Building an International Organization for Public-Private Cooperation

The Davos Manifesto

At the third European Management Symposium, the Forum broadened its European focus, picking the theme “Shaping Your Future in Europe”.

1973

At the third European Management Symposium, the Forum broadened its European focus, picking the theme “Shaping Your Future in Europe”. His Royal Highness Prince Bernhard of the Netherlands was the honorary sponsor and the Commission of the European Communities renewed its patronage.

Two developments distinguished this Davos meeting. First, Aurelio Peccei, the Italian industrialist, delivered a speech summarizing The Limits to Growth, a book that had been commissioned by the Club of Rome, the global think tank that he founded. When it was published in 1972, the study had caused a sensation for calling into question the sustainability of global economic growth. The authors outlined the choices that society had to make to reconcile economic development and environmental constraints. The landmark publication sold more than 12 million copies and was translated into over 30 languages.

Second, participants took the initiative to draft a code of ethics based on Klaus Schwab’s stakeholder concept. With just one abstention, all participants approved the text in the final session of the symposium.

From its beginning, the Forum set out the principle that it should neither act as an advocacy group nor express any opinions on behalf of its members or participants. The Davos Manifesto was a rare exception to this policy.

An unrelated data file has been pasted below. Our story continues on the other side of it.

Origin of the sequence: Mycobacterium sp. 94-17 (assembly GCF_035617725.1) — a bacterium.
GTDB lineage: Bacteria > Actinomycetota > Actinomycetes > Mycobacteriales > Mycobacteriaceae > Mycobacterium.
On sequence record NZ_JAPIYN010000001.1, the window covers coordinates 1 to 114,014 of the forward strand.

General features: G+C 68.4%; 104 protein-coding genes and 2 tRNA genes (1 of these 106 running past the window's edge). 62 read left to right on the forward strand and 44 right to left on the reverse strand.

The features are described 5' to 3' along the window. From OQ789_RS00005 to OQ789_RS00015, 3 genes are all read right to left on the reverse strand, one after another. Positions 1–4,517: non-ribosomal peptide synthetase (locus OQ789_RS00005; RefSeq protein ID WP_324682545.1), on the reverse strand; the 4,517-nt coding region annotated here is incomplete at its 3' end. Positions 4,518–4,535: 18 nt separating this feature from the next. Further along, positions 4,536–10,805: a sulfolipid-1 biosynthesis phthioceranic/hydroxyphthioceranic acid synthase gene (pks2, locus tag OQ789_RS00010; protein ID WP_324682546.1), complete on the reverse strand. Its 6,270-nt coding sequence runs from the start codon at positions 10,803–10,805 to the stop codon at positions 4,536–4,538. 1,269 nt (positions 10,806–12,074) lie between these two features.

In 1973, the Foundation began to expand its activities beyond organizing the annual Davos meeting. To add value to its services, the Forum launched three initiatives aimed at capturing and disseminating knowledge through publications, developing regional and country-focused activities, and creating communities to expand and deepen the discussion of pressing global issues.

These were:

  • the launch of Synopsis, a documentation service that provided European business leaders with information on public policy and government strategy
  • the holding of two roundtables – the first on Europe at the European Commission in Brussels in May and the second on Germany in Bonn in November – to promote interaction between the business community and European governments, including the European Commission
  • the creation of the European Club for Cooperative Management, the first high-level community of the Forum

With these initiatives and the Davos Manifesto, the European Management Forum was moving deliberately to construct a wider, more substantial platform for business, government, civil society and other stakeholders to work together to address important global issues. Klaus Schwab, who had been named Professor of Strategic Management at the University of Geneva, where he lectured until 2003, would later expand his stakeholder principle into a wider concept of global corporate citizenship, which stipulated that corporations, along with government and civil society, are themselves stakeholders in the global commons. The Forum’s own development would reflect the evolution of Schwab’s original idea.